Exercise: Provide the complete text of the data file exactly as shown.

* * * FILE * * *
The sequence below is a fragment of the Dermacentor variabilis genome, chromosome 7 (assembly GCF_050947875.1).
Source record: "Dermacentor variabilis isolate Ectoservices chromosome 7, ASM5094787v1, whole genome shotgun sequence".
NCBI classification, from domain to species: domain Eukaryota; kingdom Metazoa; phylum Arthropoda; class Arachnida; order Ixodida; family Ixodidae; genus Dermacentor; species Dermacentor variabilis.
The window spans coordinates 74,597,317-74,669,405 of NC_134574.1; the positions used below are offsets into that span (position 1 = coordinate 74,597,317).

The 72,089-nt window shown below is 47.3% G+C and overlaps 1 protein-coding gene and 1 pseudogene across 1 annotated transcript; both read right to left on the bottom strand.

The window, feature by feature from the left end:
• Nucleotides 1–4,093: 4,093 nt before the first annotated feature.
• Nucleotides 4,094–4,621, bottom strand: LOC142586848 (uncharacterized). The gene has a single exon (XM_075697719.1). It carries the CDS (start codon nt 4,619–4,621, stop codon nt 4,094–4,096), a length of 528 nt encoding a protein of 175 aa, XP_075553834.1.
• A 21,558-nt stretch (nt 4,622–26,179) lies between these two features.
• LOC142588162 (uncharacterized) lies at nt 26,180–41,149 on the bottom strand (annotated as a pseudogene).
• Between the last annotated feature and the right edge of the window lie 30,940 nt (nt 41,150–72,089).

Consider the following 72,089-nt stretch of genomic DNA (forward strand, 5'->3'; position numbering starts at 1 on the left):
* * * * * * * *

The sequence below is a fragment of the Dermacentor variabilis genome, chromosome 7 (assembly GCF_050947875.1).
Source record: "Dermacentor variabilis isolate Ectoservices chromosome 7, ASM5094787v1, whole genome shotgun sequence".
NCBI classification, from domain to species: domain Eukaryota; kingdom Metazoa; phylum Arthropoda; class Arachnida; order Ixodida; family Ixodidae; genus Dermacentor; species Dermacentor variabilis.
The window spans coordinates 74,597,317-74,669,405 of NC_134574.1; the positions used below are offsets into that span (position 1 = coordinate 74,597,317).

The 72,089-nt window shown below is 47.3% G+C and overlaps 1 protein-coding gene and 1 pseudogene across 1 annotated transcript; both read right to left on the bottom strand.

The window, feature by feature from the left end:
• Nucleotides 1–4,093: 4,093 nt before the first annotated feature.
• Nucleotides 4,094–4,621, bottom strand: LOC142586848 (uncharacterized). The gene has a single exon (XM_075697719.1). It carries the CDS (start codon nt 4,619–4,621, stop codon nt 4,094–4,096), a length of 528 nt encoding a protein of 175 aa, XP_075553834.1.
• A 21,558-nt stretch (nt 4,622–26,179) lies between these two features.
• LOC142588162 (uncharacterized) lies at nt 26,180–41,149 on the bottom strand (annotated as a pseudogene).
• Between the last annotated feature and the right edge of the window lie 30,940 nt (nt 41,150–72,089).

Consider the following 72,089-nt stretch of genomic DNA (forward strand, 5'->3'; position numbering starts at 1 on the left):